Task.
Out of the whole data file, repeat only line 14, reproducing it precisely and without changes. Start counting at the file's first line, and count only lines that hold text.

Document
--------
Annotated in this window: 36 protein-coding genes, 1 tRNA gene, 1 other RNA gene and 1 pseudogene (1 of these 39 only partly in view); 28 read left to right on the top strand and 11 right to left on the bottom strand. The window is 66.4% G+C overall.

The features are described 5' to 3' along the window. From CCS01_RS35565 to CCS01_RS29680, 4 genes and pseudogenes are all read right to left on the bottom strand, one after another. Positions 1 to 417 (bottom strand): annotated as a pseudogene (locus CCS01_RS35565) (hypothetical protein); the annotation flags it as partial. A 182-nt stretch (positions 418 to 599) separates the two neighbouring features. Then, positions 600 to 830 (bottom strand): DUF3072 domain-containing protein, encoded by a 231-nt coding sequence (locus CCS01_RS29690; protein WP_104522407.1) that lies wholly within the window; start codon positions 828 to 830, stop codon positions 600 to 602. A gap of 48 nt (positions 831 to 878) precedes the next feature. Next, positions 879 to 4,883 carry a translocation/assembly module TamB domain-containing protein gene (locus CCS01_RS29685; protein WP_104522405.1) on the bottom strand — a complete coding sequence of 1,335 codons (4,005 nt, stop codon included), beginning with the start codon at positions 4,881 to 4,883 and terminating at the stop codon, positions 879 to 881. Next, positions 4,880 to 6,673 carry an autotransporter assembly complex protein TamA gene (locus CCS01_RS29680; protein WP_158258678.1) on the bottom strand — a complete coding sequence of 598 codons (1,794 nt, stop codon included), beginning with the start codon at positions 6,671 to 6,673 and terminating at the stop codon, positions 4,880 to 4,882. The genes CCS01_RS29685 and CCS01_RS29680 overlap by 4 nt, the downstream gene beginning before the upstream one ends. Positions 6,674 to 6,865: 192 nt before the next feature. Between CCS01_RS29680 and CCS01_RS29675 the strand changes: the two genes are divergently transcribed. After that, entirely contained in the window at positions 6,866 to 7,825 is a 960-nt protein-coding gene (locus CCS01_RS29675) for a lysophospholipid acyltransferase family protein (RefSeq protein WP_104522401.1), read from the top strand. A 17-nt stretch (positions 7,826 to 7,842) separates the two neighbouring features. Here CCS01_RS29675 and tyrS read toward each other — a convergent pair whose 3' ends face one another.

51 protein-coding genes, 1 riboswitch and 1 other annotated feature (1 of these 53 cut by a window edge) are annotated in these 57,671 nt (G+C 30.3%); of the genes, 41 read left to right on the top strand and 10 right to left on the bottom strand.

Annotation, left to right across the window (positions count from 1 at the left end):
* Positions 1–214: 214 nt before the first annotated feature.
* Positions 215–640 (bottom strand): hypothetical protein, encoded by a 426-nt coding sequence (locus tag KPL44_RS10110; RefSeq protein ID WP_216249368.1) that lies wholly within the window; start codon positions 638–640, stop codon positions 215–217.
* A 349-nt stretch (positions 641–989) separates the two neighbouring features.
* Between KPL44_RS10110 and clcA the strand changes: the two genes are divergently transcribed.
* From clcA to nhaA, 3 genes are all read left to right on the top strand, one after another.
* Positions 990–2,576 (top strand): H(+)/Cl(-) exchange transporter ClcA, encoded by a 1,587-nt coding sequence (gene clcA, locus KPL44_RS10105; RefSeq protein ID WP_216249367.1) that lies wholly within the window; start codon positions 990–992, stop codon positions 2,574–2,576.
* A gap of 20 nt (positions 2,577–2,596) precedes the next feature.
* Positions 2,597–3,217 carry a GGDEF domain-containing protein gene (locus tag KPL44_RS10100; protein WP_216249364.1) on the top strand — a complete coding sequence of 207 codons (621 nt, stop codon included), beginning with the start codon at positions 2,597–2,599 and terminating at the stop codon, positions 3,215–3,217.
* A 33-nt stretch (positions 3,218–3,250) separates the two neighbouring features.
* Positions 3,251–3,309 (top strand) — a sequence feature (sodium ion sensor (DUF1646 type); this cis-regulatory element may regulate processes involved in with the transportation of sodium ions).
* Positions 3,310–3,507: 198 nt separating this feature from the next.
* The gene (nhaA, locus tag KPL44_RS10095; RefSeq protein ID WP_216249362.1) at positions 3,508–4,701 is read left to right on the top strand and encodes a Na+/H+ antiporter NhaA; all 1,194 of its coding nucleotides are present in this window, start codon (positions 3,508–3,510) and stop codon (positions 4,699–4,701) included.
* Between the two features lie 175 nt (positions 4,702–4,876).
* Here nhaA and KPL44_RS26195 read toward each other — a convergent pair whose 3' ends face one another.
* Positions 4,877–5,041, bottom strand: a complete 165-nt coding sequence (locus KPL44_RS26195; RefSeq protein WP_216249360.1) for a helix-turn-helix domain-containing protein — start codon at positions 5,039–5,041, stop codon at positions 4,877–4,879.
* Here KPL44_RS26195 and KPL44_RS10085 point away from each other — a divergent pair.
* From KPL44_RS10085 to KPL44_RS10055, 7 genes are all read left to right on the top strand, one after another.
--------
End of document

* Positions 3,251–3,309 (top strand) — a sequence feature (sodium ion sensor (DUF1646 type); this cis-regulatory element may regulate processes involved in with the transportation of sodium ions).